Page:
MACON, Ga. — A legal battle over who has the authority to choose the next Macon-Bibb County elections supervisor could be irrelevant under a bill introduced this week in the Georgia Senate.
Senators John Kennedy and Rick Williams are sponsoring changes to the legislative act that created the Bibb County Board of Elections in 1969 that says the mayor and county commission, “upon the recommendation of the board of elections,” shall appoint an elections supervisor. If approved, Senate Bill 227 would give clear authority to the mayor and commission to select and appoint the elections supervisor.
In August, the Macon-Bibb County Board of Elections sued Mayor Lester Miller and county commissioners to keep them from selecting an elections supervisor that has not been recommended by the Board of Elections.
Miller has maintained that the ultimate responsibility for choosing a supervisor rests with the mayor and county commission since the consolidated charter required the governing body to approve and appoint a supervisor candidate.
Miller told The Macon Newsroom he “fully supports the bill.”
“Since this is a local act and not a change to the charter, no commission input or vote is necessary,” Miller said in a text.
When asked who submitted the bill to the local delegation, the mayor texted: “I haven’t submitted anything to them. … I think they were aware of issues between the county and (board of elections) and spoke with county attorneys.”
Kennedy and Interim County Attorney Duke Groover are law partners.
Thursday, The Macon Newsroom left a message with Sen. Kennedy’s Atlanta office and also emailed him and Sen. Williams to inquire about the bill, but neither responded before publication of this article.
Crossover day, the 30th day of the 40-day session, is expected to be March 8, which is the last day a bill can pass one legislative body and be sent to the other for consideration and possible final approval.
Friday, the chairman of the elections board, Mike Kaplan, said no one asked him about the proposal and he knew nothing about it.
“I don’t think it’s the right thing to do, but it’s not up to me,” Kaplan said. “I don’t think we ought to involve politicians in the selection process because then it becomes political. And if the mayor doesn’t like who she is, or who he is, because of a political sway, he can get rid of her. It was originally written to keep politics out of it and now they’re trying to involve politics.”
The bill pending in the Georgia General Assembly states: “The governing authority of Macon-Bibb County shall select and appoint a person whose title shall be ‘elections supervisor’ who shall be the chief administrative officer of the board and who shall have duties and functions as may be prescribed by the board and who shall serve at the pleasure of the county manager of Macon-Bibb County.”
The board of elections has been without a permanent elections supervisor since the resignation of Jeanetta Watson in January of 2022. The board and the county have been at a legal stalemate for months, and Miller has said that he will not move on the board’s recommendation to appoint interim supervisor Tom Gillon to succeed Watson.
Court hearing pending
Early this month, Judge Connie Williford scheduled a hearing May 22 to hear oral arguments from the board’s request for an injunction to block the committee and the county’s motion to dismiss the case.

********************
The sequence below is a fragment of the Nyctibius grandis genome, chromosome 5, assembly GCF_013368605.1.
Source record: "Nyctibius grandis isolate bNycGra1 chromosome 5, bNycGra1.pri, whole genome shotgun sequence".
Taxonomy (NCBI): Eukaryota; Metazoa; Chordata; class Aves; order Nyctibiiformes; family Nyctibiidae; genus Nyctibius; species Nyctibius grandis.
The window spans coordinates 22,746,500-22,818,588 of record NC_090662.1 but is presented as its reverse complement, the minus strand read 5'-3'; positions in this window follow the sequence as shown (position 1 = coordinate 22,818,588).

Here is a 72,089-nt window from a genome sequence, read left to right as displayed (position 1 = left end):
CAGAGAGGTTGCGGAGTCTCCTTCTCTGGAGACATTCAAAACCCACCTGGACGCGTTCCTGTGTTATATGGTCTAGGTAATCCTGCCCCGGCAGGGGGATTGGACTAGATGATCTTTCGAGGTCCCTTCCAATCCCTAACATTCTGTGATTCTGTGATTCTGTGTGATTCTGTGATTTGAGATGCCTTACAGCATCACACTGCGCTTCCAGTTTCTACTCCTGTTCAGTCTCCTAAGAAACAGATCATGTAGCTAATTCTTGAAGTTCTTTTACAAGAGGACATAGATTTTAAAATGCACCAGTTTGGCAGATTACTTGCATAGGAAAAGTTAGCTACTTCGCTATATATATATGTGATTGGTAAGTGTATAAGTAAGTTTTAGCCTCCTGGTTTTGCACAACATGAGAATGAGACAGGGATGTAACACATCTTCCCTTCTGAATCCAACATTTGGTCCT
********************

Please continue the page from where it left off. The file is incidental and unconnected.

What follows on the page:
As recently as Feb. 16, Groover again requested that the case be dismissed because the board of elections’ complaint “fails to state a claim upon relief can be granted.”
That motion explains: “The facts surrounding this matter are not complicated, but (elections board members) obfuscate what has and has not happened in an attempt to avoid dismissal of this meritless case.”
Last May, when the mayor and commission failed to vote on the board of elections first nominee for elections supervisor, the mayor planned to form and chair a bipartisan committee to select a new supervisor candidate. Miller intended to tap two members of the county commission and two members from the board of elections for that committee.
Macon-Bibb County holds nonpartisan elections for mayor and commission, but the board of elections is expressly designed to have two Democrats and two Republicans and one Independent, who is Kaplan.
Although the board initially agreed to participate on the committee, they did so reluctantly because they thought they would be shut out of the process if they did not.
Last summer, Republican board of elections representative Herb Spangler, who is retiring from the board this spring, openly opposed the mayor’s planned committee as usurping the board’s authority.
The board hired an attorney out of Atlanta and filed the lawsuit asking the judge to block the formation of the mayor’s selection panel.
The county’s latest motion points out that only after filing the lawsuit did the board of elections nominate another candidate.
“While the amended complaint is clear this proposed committee never came to fruition, (board’s) response brief attempts to muddy the water and goes so far as to state that the only thing that will resolve their claims is for this court to disband the non-existent committee and appoint their recommended candidate,” the county’s motion stated.
– Civic Journalism Senior Fellow Liz Fabian covers Macon-Bibb County government entities and can be reached at email@example.com or 478-301-2976.